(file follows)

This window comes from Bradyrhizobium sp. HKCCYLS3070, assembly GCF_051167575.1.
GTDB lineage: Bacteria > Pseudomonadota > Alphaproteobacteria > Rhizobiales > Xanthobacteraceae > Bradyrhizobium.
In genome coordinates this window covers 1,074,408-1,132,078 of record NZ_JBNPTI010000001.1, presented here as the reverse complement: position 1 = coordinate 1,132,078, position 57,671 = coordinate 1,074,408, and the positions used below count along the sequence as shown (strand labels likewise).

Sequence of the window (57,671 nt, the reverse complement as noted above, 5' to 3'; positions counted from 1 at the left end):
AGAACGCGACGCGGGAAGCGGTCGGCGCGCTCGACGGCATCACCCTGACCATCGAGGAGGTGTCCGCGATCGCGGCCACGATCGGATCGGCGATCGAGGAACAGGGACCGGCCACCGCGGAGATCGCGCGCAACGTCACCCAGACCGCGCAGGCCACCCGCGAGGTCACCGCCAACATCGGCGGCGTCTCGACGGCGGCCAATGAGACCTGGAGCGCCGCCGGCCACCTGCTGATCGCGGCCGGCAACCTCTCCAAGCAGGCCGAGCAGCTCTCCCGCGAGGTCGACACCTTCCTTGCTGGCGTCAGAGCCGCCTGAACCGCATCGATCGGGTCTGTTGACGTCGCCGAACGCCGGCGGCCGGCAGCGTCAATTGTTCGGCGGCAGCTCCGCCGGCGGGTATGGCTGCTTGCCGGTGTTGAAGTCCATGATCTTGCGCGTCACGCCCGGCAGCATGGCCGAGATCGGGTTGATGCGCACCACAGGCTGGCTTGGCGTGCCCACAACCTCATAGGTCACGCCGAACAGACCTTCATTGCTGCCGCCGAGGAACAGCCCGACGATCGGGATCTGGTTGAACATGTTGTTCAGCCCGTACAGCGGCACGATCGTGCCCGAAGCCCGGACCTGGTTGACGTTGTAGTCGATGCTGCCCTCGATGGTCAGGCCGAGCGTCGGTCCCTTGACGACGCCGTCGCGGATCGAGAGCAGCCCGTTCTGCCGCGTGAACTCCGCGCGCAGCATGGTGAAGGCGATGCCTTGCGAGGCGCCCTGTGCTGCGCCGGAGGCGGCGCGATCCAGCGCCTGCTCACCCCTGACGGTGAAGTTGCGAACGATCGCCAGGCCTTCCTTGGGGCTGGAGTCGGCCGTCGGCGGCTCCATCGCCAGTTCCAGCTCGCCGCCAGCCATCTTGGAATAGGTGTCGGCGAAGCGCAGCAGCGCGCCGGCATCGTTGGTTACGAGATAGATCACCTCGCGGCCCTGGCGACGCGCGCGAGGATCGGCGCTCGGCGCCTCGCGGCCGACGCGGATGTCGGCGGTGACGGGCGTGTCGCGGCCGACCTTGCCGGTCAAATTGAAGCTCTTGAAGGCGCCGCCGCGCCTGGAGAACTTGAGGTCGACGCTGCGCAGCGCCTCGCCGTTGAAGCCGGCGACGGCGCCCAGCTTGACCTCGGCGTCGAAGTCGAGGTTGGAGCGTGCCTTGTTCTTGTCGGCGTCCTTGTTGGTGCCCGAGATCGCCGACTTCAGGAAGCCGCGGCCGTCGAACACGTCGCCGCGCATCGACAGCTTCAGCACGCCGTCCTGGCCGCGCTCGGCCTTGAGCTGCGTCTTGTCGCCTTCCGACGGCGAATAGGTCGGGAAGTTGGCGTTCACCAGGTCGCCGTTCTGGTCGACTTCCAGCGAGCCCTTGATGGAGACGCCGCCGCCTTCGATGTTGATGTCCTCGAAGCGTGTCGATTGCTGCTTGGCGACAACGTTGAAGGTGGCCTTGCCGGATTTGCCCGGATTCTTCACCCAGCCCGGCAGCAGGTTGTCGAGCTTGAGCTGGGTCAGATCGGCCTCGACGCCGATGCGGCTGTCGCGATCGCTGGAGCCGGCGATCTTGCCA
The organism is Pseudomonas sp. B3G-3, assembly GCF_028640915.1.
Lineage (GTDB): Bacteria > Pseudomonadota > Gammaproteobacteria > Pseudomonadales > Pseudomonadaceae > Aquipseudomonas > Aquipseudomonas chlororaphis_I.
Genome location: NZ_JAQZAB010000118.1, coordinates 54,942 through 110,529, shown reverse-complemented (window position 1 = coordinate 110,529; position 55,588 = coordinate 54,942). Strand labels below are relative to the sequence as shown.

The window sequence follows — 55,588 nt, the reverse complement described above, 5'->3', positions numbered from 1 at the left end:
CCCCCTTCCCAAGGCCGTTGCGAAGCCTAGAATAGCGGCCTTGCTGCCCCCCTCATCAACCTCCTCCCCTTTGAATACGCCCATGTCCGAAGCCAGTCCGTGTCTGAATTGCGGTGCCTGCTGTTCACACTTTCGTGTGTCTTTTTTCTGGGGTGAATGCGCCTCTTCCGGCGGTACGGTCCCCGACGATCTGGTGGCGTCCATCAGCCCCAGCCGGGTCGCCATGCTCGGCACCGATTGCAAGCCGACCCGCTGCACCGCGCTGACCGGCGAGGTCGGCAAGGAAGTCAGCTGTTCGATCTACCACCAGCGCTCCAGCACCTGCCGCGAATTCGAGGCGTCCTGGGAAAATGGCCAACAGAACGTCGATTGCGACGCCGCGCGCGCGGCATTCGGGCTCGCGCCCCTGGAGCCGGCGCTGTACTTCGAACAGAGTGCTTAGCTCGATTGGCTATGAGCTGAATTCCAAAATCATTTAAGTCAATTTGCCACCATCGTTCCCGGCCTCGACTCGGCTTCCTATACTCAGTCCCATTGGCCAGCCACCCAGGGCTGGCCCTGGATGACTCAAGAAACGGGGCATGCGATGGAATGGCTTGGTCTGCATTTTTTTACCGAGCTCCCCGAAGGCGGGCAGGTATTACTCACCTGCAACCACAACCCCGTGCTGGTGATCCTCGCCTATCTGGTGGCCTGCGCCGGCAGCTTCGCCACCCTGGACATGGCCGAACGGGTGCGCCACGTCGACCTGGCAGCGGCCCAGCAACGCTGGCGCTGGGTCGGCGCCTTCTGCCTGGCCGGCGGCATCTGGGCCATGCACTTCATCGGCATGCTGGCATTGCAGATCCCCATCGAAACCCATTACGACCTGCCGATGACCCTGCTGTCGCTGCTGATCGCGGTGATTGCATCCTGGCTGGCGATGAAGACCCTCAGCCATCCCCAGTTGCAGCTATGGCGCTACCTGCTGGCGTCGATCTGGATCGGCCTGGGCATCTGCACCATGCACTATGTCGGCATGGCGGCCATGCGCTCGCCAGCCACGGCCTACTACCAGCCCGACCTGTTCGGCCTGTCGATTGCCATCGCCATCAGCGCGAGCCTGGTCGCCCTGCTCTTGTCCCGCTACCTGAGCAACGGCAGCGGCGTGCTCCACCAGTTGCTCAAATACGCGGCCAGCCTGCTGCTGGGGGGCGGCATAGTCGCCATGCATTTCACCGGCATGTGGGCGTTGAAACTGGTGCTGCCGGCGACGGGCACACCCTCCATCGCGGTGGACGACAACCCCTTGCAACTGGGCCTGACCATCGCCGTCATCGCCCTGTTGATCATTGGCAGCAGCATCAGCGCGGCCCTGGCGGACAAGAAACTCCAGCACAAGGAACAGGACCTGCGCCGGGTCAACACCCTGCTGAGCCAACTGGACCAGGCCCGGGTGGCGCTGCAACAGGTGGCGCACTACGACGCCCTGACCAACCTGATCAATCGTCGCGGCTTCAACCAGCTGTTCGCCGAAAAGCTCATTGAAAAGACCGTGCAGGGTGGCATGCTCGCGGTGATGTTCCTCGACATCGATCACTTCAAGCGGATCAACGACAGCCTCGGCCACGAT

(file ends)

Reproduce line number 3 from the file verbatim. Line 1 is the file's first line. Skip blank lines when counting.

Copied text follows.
In genome coordinates this window covers 1,074,408-1,132,078 of record NZ_JBNPTI010000001.1, presented here as the reverse complement: position 1 = coordinate 1,132,078, position 57,671 = coordinate 1,074,408, and the positions used below count along the sequence as shown (strand labels likewise).